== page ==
Gas crisis: UK mulls windfall tax on energy groups as gas producers to see soaring profits

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The UK government is considering a windfall tax on companies profiting from the gas crisis as the sector is tipped to see profits soaring.


Business secretary Kwasi Kwarteng didn’t rule out an extra levy as it’s being implemented elsewhere in Europe.


READ: Gas crisis: Igloo Energy faces collapse as government mulls nationalisation of Bulb


“I think what they’re doing in Spain is recognising that it’s an entire system, the energy system is an entire system. I’m in discussion with Ofgem and other officials, looking at all options,” he told reporters.


According to Barclays, gas producers are set to benefit from the situation, “with every US$1 per million British Thermal Units (mbtu) equivalent to 7% of our 2022 forecasts”.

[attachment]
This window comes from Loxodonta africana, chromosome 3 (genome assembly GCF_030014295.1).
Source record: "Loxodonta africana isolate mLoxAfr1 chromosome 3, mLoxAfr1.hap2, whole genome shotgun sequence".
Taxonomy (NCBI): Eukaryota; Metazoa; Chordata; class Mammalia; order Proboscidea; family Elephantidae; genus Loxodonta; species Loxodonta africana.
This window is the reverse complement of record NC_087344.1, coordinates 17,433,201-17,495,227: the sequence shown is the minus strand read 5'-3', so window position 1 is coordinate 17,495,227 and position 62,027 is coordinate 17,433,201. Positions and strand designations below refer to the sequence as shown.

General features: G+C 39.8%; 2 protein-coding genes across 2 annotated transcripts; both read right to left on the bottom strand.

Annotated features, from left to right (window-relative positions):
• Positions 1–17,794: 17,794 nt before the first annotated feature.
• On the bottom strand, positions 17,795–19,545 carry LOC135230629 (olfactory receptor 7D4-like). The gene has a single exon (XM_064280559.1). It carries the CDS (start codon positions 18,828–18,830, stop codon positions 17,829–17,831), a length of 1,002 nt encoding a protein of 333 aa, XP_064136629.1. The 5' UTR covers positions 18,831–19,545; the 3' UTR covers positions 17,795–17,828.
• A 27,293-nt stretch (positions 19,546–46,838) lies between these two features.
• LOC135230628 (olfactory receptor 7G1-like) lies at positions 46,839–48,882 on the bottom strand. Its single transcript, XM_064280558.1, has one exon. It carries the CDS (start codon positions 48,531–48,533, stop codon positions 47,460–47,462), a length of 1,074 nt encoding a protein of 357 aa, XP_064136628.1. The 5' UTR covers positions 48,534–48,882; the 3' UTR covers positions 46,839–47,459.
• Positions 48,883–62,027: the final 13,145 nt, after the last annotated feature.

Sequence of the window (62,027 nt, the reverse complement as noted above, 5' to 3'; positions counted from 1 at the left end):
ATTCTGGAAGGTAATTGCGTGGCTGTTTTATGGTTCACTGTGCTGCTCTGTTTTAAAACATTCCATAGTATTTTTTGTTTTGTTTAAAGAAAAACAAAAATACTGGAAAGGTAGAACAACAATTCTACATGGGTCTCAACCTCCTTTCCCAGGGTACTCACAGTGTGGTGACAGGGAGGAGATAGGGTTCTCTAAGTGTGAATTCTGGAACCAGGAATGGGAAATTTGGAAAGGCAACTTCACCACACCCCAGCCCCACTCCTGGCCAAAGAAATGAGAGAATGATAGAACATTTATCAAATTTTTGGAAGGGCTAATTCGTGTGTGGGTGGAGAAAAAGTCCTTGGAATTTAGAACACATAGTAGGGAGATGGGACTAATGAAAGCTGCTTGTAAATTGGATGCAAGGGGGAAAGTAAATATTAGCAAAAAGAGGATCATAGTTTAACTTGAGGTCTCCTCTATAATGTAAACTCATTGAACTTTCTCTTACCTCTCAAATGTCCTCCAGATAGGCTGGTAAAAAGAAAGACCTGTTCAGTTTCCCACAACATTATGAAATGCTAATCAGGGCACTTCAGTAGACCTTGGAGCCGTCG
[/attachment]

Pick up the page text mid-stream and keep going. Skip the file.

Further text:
“On this basis and plugging in the forward curve, we now see potential upgrades to consensus of 50%, taking industry earnings back to 2008 levels, enabling even more free cash flow for share buybacks,” analysts said.


The UK gets most of its gas from offshore projects in the North Sea and Norway, alongside a handful of onshore sites.


Royal Dutch Shell plc, which recently agreed to sell off its Permian Basin assets to make the company greener, extracted 65bn standard cubic feet of natural gas from the UK and 187bn from Norway, as part of 301mln in total in Europe during the whole of 2020.


In the half-year to 30 June, it had 4.6bn of standard cubic feet per day available for sale across the world.


Chrysaor and Premier, Total, BP PLC (LSE:BP.), Energean PLC (LSE:ENOG) and Spirit Energy are other key players in the North Sea.


Shares in Shell added 2% to 1,525.20p on Wednesday afternoon.

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